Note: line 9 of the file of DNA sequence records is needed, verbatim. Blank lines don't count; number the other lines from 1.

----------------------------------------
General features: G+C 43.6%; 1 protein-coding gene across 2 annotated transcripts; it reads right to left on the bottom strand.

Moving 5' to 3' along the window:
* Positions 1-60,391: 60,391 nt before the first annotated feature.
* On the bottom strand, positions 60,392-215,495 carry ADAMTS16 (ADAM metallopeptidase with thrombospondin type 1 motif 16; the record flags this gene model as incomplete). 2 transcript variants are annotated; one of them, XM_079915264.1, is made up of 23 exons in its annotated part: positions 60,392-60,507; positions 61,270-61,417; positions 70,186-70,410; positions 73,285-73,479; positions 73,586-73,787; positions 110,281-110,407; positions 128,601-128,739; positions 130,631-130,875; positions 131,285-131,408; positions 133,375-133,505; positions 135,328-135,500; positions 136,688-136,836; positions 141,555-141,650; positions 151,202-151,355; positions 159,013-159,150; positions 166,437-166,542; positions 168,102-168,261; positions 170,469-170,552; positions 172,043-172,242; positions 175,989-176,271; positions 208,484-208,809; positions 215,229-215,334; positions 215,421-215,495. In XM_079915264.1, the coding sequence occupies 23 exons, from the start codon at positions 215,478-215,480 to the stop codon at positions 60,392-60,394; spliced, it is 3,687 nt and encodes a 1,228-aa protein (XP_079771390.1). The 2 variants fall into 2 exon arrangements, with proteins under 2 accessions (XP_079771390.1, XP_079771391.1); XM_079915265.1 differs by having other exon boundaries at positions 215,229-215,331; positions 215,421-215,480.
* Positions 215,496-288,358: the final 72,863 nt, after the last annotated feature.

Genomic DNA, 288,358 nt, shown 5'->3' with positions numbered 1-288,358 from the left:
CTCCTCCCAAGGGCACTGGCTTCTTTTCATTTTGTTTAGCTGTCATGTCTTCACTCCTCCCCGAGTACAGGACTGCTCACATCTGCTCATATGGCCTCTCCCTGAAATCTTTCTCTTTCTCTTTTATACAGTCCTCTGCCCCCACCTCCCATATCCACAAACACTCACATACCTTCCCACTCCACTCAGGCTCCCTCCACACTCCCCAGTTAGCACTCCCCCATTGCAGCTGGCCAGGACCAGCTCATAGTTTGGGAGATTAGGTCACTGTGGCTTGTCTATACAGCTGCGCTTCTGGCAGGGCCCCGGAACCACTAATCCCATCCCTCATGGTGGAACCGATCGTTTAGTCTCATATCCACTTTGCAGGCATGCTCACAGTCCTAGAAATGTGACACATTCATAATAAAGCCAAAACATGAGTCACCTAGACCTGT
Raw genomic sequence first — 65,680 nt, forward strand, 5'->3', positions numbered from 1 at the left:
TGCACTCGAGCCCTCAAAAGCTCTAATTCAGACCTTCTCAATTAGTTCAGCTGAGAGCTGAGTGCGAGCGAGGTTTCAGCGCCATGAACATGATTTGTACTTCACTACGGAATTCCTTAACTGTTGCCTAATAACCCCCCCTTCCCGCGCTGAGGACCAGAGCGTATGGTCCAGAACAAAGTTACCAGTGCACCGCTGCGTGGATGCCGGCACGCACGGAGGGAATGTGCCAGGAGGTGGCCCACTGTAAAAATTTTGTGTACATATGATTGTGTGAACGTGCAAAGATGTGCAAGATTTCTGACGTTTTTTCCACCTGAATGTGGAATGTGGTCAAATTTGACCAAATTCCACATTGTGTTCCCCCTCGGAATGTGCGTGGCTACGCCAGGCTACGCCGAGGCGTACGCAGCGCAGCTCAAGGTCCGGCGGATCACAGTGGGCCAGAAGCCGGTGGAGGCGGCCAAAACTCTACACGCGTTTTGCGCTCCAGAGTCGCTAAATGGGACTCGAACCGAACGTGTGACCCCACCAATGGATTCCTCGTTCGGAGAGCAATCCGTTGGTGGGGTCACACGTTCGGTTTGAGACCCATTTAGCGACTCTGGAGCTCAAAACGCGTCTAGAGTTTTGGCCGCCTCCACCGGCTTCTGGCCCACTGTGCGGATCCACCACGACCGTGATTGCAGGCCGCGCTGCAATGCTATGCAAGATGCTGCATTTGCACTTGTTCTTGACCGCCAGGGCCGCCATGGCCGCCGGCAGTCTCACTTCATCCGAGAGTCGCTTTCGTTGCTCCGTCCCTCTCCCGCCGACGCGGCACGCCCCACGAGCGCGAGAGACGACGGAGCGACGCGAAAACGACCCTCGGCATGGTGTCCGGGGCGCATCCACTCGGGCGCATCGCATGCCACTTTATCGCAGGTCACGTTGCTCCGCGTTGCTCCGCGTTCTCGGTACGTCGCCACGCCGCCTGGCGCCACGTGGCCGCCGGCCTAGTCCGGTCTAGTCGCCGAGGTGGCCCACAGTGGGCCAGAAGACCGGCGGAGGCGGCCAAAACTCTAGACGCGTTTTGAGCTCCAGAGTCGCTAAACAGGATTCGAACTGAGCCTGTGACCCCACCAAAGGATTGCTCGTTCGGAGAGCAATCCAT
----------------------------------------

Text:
TGCACTCGAGCCCTCAAAAGCTCTAATTCAGACCTTCTCAATTAGTTCAGCTGAGAGCTGAGTGCGAGCGAGGTTTCAGCGCCATGAACATGATTTGTACTTCACTACGGAATTCCTTAACTGTTGCCTAATAACCCCCCCTTCCCGCGCTGAGGACCAGAGCGTATGGTCCAGAACAAAGTTACCAGTGCACCGCTGCGTGGATGCCGGCACGCACGGAGGGAATGTGCCAGGAGGTGGCCCACTGTAAAAATTTTGTGTACATATGATTGTGTGAACGTGCAAAGATGTGCAAGATTTCTGACGTTTTTTCCACCTGAATGTGGAATGTGGTCAAATTTGACCAAATTCCACATTGTGTTCCCCCTCGGAATGTGCGTGGCTACGCCAGGCTACGCCGAGGCGTACGCAGCGCAGCTCAAGGTCCGGCGGATCACAGTGGGCCAGAAGCCGGTGGAGGCGGCCAAAACTCTACACGCGTTTTGCGCTCCAGAGTCGCTAAATGGGACTCGAACCGAACGTGTGACCCCACCAATGGATTCCTCGTTCGGAGAGCAATCCGTTGGTGGGGTCACACGTTCGGTTTGAGACCCATTTAGCGACTCTGGAGCTCAAAACGCGTCTAGAGTTTTGGCCGCCTCCACCGGCTTCTGGCCCACTGTGCGGATCCACCACGACCGTGATTGCAGGCCGCGCTGCAATGCTATGCAAGATGCTGCATTTGCACTTGTTCTTGACCGCCAGGGCCGCCATGGCCGCCGGCAGTCTCACTTCATCCGAGAGTCGCTTTCGTTGCTCCGTCCCTCTCCCGCCGACGCGGCACGCCCCACGAGCGCGAGAGACGACGGAGCGACGCGAAAACGACCCTCGGCATGGTGTCCGGGGCGCATCCACTCGGGCGCATCGCATGCCACTTTATCGCAGGTCACGTTGCTCCGCGTTGCTCCGCGTTCTCGGTACGTCGCCACGCCGCCTGGCGCCACGTGGCCGCCGGCCTAGTCCGGTCTAGTCGCCGAGGTGGCCCACAGTGGGCCAGAAGACCGGCGGAGGCGGCCAAAACTCTAGACGCGTTTTGAGCTCCAGAGTCGCTAAACAGGATTCGAACTGAGCCTGTGACCCCACCAAAGGATTGCTCGTTCGGAGAGCAATCCAT